US 3865293 A
Pieces of flat glass are cut to desired size without the necessity of grinding to size and polishing. Edges of the piece are cut in accordance with a procedure involving the use of a large-diameter scoring wheel at a greater-than-usual applied pressure, to produce a subsurface crack that is substantially free of serrations, followed by the application of a bending moment about the crack to propagate a fracture in the piece of glass. Light seaming of the top and bottom portions of the edges completes the preparation of these edges.
Description (OCR text may contain errors)
United States Patent 1 Ernsberger et al.
SUBSURFACE CRACKS Inventors: Fred M. Ernsberger, Pittsburgh;
Charles M. Hollabaugh, Allison Park, both of Pa.
Assignee: PPG Industries, Inc., Pittsburgh, Pa.
Filed: Apr. 10, 1972 Appl. No.: 242,511
[1.5. CI. 225/2, 161/149 Int. Cl B26f 3/00 Field of Search 225/2, 103, 96.5, 93.5; BIO/164.95; 161/149 References Cited UNITED STATES PATENTS 5/1955 DeVore 30/l64.95
3/1965 lnsolio 225/103 X 10/1969 Chatelain et al 225/935 111] 3,865,293 Feb. 11, 1975 FOREIGN PATENTS OR APPLICATIONS 770,316 1/1972 Belgium Primary Examiner-Andrew R. Juhasz Assistant Examiner-Leon Gilden Attorney, Agent, or Firm-Thomas F. Shanahan  ABSTRACT 21 Claims, 13 Drawing Figures PATENIED FEB] 1 I975 SHEET 1 BF 2 PATENTEU H975 3. 865.293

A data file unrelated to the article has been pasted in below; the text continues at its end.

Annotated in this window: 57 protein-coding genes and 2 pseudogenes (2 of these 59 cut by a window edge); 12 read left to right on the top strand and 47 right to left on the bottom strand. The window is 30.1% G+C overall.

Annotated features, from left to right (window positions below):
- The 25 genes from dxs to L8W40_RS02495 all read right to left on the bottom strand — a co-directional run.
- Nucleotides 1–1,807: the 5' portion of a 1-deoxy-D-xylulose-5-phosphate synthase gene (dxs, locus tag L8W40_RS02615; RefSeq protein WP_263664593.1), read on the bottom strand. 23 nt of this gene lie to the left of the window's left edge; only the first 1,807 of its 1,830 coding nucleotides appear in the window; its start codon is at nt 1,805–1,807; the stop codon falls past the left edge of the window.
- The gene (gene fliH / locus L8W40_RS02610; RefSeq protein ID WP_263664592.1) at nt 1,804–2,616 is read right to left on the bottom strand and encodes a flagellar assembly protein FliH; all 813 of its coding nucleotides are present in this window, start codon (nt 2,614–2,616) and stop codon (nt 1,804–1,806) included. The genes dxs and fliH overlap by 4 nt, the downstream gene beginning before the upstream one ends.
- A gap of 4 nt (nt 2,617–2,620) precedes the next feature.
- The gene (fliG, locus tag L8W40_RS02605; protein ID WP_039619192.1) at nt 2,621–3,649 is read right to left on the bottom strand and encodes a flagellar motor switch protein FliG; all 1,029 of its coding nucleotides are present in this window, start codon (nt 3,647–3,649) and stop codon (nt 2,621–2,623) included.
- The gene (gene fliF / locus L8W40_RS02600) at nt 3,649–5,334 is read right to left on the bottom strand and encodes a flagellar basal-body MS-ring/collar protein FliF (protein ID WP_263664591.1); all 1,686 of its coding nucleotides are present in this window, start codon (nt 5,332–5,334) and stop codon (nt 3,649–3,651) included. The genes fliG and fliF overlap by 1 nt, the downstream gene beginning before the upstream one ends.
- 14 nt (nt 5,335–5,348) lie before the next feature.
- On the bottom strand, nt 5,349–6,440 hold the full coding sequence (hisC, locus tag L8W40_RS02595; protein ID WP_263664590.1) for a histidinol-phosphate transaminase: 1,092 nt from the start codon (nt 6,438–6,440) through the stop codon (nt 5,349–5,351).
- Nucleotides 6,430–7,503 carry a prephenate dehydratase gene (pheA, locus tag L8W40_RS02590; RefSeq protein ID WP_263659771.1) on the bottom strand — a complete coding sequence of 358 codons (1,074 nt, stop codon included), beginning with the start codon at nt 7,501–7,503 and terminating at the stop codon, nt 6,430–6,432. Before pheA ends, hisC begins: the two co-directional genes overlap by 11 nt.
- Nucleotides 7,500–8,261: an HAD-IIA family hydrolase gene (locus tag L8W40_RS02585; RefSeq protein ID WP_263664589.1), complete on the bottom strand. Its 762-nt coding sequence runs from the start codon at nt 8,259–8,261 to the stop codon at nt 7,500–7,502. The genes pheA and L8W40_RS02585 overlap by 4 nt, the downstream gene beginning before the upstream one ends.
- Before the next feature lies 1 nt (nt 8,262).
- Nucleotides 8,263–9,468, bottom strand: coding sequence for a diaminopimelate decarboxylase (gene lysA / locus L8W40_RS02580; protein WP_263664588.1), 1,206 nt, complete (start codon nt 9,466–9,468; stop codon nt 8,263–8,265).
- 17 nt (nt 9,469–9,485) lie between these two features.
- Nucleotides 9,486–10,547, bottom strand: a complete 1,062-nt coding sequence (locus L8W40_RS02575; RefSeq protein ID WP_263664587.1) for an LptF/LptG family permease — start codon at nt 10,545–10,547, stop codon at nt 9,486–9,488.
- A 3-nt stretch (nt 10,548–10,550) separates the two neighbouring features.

SHEEI 2 (1F 2 PIC H 1 SUBSURFACE CRACKS BACKGROUND OF THE INVENTION 1. Field of the Invention This invention relates to glass articles and to a method and an apparatus for producing said glass articles, and in particular, for the manufacture of architectural panels, furniture tops and other relatively thick glass articles, for example, in excess of. millimeters (especially in the range of 18 to 36 millimeters or above), having dimensions such as 4 meters by 8 meters.
2. Description of the Prior Art In the manufacture of architectural-glass panels and furniture tops of the kind indicated above, it has hitherto been common to obtain panels of a desired size by hand scoring and mechanical snapping of the edges of the glass to yield a piece somewhat greater in its dimensions than the final size desired, followed by finishing operations, such as the grinding of the cut edges of the piece to the desired size and the polishing of the ground edges. The grinding and polishing are time-consuming and costly operations, but they have hitherto been considered necessary, particularly in cutting glass sheets of substantial thickness.
It is important architectural panels exhibit adequate edge strength. When tested in accordance with the conventional beam-loading test, the ground-and-polished edges of a 4-meter by 8-meter sheet, approximately 18 millimeters thick, produced by a process including the steps of normal scoring, snapping, grinding and polishing, exhibit strength values such as about 4.6 to 4.9 kilograms per square centimeter. Panels exhibiting values substantially lower than about 4 kilograms per square centimeter are noticeably more susceptible to breakage.
U.S. application Ser. No. 57,574, filed July 23, 1970,
and U.S. application Ser. No. 68,735 filed Sept. l,
1970, both by Robert P. DeTorre, disclose a trimming procedure that involves the application of a surface deep score under relatively high pressure by alargediameter, blunt scoring wheel, followed by the propagation of the score into a fracture and a light seaming operation on the top and bottom portions of the edges of the glass so cut.